The Union Budget 2015 would be presented against the backdrop of stable government, settled inflationary pressures and improved investment prospects. While the last year was the first Budget announcement, current year’s Budget would be carefully watched for key policy announcements and government’s approach towards a fiscal consolidation. Listed ahead are few of our observations and recommendations for the life insurance sector through this year’s Budget exercise.
>> Policy Term: The Government in the Finance Act, 2012 mentions that all insurance policies, except pension plans, need to offer a cover of at least 10 times the annual premium to be eligible for tax benefits under section 80 C and section 10 (10D). Life Insurance industry had earlier recommended that the tax relief be linked to the term of the policy instead of sum assured. We expect that a tax relief is given to a proposal where the term of the policy is more than 10 years. This would promote long term savings habit and benefit the persistency ratio of life insurance companies as well. Further we suggest that the Section 10 (10D) provision shall be suitably revised in line with the minimum assured death benefit guidelines prescribed by insurance regulator, IRDAI. This will iron out the disparity pertaining to the minimum death benefit condition and also would reduce the mis-selling complaints with respect to taxability of maturity proceeds.
>> Separate limit for long term savings products:Currently, investments in saving instruments including mutual fund, PPF, pension products, etc and other expenses including tuition fees, housing loan repayment etc are eligible for an aggregate deduction of Rs 1.5 Lakhs. While the increase in the cap was a step in the right direction, we further expect a separate limit for life insurance for long-term savings instruments like life insurance and pension products. The government should also look at special tax concessions for long term saving instruments separately and should not be clubbed with the existing tax limits. This will help promote a habit of systematic and consistent long term savings which is the need of the hour – both from an end consumer level as well as from an economic level.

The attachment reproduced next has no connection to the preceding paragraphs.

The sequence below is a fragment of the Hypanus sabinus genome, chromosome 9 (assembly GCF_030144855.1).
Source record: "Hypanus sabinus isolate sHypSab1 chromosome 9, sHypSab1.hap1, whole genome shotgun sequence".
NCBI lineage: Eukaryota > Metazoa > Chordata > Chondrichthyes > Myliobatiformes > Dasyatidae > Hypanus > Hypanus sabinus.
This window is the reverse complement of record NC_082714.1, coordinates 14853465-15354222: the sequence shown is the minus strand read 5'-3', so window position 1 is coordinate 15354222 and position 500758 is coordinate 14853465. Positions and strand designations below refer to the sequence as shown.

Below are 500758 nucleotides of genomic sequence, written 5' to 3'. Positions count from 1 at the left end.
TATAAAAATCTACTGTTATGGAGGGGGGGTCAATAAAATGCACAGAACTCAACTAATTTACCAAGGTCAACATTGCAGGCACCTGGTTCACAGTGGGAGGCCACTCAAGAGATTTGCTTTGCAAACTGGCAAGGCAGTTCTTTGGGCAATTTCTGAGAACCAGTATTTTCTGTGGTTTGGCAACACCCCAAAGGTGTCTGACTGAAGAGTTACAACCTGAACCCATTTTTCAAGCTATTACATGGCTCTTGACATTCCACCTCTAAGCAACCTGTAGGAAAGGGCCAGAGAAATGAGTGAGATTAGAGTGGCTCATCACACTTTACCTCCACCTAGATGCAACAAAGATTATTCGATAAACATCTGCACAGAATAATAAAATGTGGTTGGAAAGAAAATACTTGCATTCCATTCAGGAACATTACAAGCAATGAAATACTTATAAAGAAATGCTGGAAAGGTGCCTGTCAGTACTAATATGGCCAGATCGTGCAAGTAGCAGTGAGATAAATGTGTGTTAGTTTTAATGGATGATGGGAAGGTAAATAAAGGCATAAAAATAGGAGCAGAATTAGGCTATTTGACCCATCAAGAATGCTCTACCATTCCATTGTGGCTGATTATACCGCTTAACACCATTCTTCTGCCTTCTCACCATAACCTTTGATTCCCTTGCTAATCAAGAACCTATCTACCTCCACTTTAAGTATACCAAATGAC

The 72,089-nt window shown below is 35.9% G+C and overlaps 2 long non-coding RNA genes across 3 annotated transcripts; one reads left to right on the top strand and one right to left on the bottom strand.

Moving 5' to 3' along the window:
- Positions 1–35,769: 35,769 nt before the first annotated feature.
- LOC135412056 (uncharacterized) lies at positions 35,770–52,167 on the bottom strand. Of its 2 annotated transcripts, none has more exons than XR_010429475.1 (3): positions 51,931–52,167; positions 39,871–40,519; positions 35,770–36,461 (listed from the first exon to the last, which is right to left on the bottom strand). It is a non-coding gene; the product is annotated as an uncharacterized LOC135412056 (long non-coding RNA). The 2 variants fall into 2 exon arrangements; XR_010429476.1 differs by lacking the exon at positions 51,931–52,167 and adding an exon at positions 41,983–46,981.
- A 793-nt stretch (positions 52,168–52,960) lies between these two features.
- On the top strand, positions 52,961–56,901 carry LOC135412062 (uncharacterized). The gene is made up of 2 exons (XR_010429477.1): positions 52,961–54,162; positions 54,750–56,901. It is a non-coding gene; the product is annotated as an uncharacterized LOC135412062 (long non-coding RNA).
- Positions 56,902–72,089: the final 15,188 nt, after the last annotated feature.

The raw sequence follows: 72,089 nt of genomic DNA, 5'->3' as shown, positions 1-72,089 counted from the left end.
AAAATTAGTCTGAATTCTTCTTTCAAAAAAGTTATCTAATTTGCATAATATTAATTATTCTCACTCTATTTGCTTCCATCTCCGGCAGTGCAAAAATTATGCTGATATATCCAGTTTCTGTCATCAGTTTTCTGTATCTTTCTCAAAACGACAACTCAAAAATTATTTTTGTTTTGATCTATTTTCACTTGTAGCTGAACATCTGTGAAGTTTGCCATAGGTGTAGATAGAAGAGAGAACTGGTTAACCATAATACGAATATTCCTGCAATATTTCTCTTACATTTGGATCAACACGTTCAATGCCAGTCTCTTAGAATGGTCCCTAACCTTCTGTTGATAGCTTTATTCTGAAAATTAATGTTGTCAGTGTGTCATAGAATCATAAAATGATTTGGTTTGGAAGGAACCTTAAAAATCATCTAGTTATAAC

>> Contribution to Superannuation fund: The limit of Rs 1 lakh should be removed, and the entire contribution towards superannuation should be tax free. The current applicable tax discourages employees from viewing a superannuation fund as an attractive investment avenue to meet their long term investment interests. Most employees/members of a superannuation scheme would like to consider an over Rs. 1 lakh contribution to a superannuation scheme as it would maximise their final annuity payouts and would fairly meet their retirement needs.
>> Pensions/Annuities: Currently, pension/annuity is taxable while in hands of the policy holders. To incentivize old age pension created by self-funding and considering that there are limited public social security benefits available and the fact that annuitants are generally senior citizens, we also expect a new section for exemption of pension under life insurance to be introduced through this Budget. Similar to the tax treatment provided in case of NPS, a provision should be inserted or clarification should be issued that any amount received under pension/annuity plan which is used to buy an annuity plan will not be taxable in the year it is received.
Government may come up with some more procedural changes to ease administrative burden on life insurance Companies such as the ones mentioned below: